August 6, 1945, in response to Japanese heel dragging over the requisite unconditional surrender, President Truman orders the atomic bomb to be dropped over Hiroshima. The explosion completely devastates the city, annihilating square miles upon miles of buildings and the death toll to a total of around 100,000 persons.
Important Leaders During Hiroshima
Hideki Tojo: Initially a soldier in the Japanese army, he worked his way up to the rank of general, was appointed vice minister of war, minister of war, and eventually prime minister. He was the leader of Japan in title, and in practice, had more power to command than did the Emperor Hirohito. He was a supporter of Nazi Germany and like Hitler, feared the power of the communist USSR. He began to negotiate with the United States but when he was convinced that the negotiations were going nowhere, ordered the attack on Pearl Harbor on December 7, 1941.
Emperor Hirohito: He was the man who was Japanese emperor-god during WWII. He was a man fascinated by Western culture and took a six-month tour of Europe in his youth. He was a peace-loving man, more interested in marine biology and haiku poetry. While he was in power, he was little more than a figurehead for Japan, the true power of military and state in the hands of the prime minister figure, Hideki Tojo. He called for peace, and attempted to negotiate peace via his son through Russia. On August 15, 1945, the people of Japan heard their emperor for the first time; he expressed to his people the need for their surrender, in which they must “endure the unendurable.
Harry Truman: He was president of the United States who made the final decision to use the newly contrived atomic bomb on the Japanese city of Hiroshima. The 33rd president of the United States, he had been vice president to the renowned Franklin Delano Roosevelt up until FDR’s death. His humble beginnings as a farmer in Kansas gave him a very grounded view of life and decision-making. He saw the atomic bomb simply as a way of ending the war swiftly in order to save the lives of American troops.
General Douglas MacArthur: A military man from the cradle to the grave, MacArthur has been called “one of the protagonists of the 20th century*.” He attended West Point and from there, continued on a career of military service until he received the honor of Chief of Staff. He was in control of an air base in the Philippines, which was destroyed as the same time as Hiroshima. He fought the Japanese forces until on September 2, 1945 he oversaw the Japanese surrender aboard the U.S.S. Missouri.
The Significance of Hiroshima
The dropping of the atomic bomb on Hiroshima began a new era. It was essentially the end of the line for Japan’s imagined immunity, it was a power far greater than any weapon seen to that date, and it was the end of World War II. In doing the above, it established the United States as the nation with the biggest stick and made the Soviet Union want to take that stick away. This would be otherwise known as the beginning of the Cold War.
Hiroshima unleashed a new threat to humankind. Using the power of the atom, something so small that it cannot be seen to annihilate whole cities and eventually continents, warfare evolved into an ordeal where the whole world was at stake at once instead of a region. Any nuclear war now has the potential to destroy the entire human race, as we know it.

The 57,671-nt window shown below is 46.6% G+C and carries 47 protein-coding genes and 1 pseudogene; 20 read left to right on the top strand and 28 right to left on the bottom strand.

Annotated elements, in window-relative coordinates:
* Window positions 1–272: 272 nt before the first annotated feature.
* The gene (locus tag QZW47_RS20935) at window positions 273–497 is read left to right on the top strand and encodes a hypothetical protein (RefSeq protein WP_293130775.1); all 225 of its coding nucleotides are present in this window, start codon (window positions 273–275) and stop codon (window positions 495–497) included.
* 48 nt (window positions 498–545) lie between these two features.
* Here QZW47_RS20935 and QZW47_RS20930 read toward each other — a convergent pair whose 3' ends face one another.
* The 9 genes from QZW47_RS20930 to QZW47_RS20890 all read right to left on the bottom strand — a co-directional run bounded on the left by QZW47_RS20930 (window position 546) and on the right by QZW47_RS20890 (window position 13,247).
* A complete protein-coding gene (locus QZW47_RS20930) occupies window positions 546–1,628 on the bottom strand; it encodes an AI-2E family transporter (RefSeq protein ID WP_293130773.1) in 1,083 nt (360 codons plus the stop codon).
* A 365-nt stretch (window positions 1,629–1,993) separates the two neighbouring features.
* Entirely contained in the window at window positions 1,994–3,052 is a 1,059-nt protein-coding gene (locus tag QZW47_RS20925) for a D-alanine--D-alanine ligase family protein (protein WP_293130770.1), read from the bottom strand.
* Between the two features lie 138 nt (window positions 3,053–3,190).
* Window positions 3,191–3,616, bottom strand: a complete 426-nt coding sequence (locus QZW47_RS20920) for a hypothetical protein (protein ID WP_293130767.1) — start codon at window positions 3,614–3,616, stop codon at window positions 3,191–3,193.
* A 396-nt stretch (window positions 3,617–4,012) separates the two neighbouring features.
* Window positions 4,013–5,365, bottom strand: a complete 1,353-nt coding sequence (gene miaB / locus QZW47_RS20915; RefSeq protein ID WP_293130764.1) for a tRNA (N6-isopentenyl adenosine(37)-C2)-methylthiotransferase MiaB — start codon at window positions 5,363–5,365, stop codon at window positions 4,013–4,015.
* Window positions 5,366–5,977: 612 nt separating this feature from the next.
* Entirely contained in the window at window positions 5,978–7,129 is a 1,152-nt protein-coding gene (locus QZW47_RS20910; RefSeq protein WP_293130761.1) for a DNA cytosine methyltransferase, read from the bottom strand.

On the positive side, the secrets revealed with the atom were used to create a new and relatively clean energy source. As Einstein had pressured FDR in his letter
(located in the Primary sources section), the development of nuclear powered energy plants has vastly improved life (if electricity is considered an improvement; some might argue that) for people around the world and within the United States.
Memorable Quotes from WWII-Pacific/Hiroshima
• Winston Churchill in regards to the atomic bomb:
“We seemed suddenly to have become possessed of a merciful abridgement of the slaughter in the Far East… To bring the war to an end, to avoid indefinite butchery, to give peace to the world, to lay a healing hand upon its people by a manifestation of overwhelming power at the cost of a few explosions, seemed, after all our toils and perils, a miracle of deliverance.”
• President Truman in regards to the dropping of “Little Boy” on Hiroshima:
“…We have used it to shorten the agony of war, in order to save thousands and thousands of Americans. We shall continue to use it until we completely destroy Japan’s capacity to make war. Only a Japanese surrender will stop us.”
•Unknown petty Italian officer visiting Japan after alliance is sealed:
“For Americans, it is the dollar that is the moving spirit. They cannot win.”
• Emperor Hirohito’s announcement to the Japanese people of acceptance of Potsdam Conference:
“Despite the best that has been done by everyone, the war situation has developed not necessarily to Japan’s advantage… In order to avoid further bloodshed, perhaps even the total extermination of human civilization, we shall have to endure the unendurable, to suffer the insufferable.”
• Dwight Eisenhower, interview in Newsweek, 11/11/63
“…The Japanese were ready to surrender and it wasn’t necessary to hit them with that awful thing.”
• Herbert Hoover, reportedly addressing President Truman:
“I am convinced that if you, as President, will make a short-wave broadcast to the people of Japan – tell them they can have their Emperor if they surrender, that it will not mean unconditional surrender except for the militarists – you’ll get a peace in Japan – you’ll have both wars over.”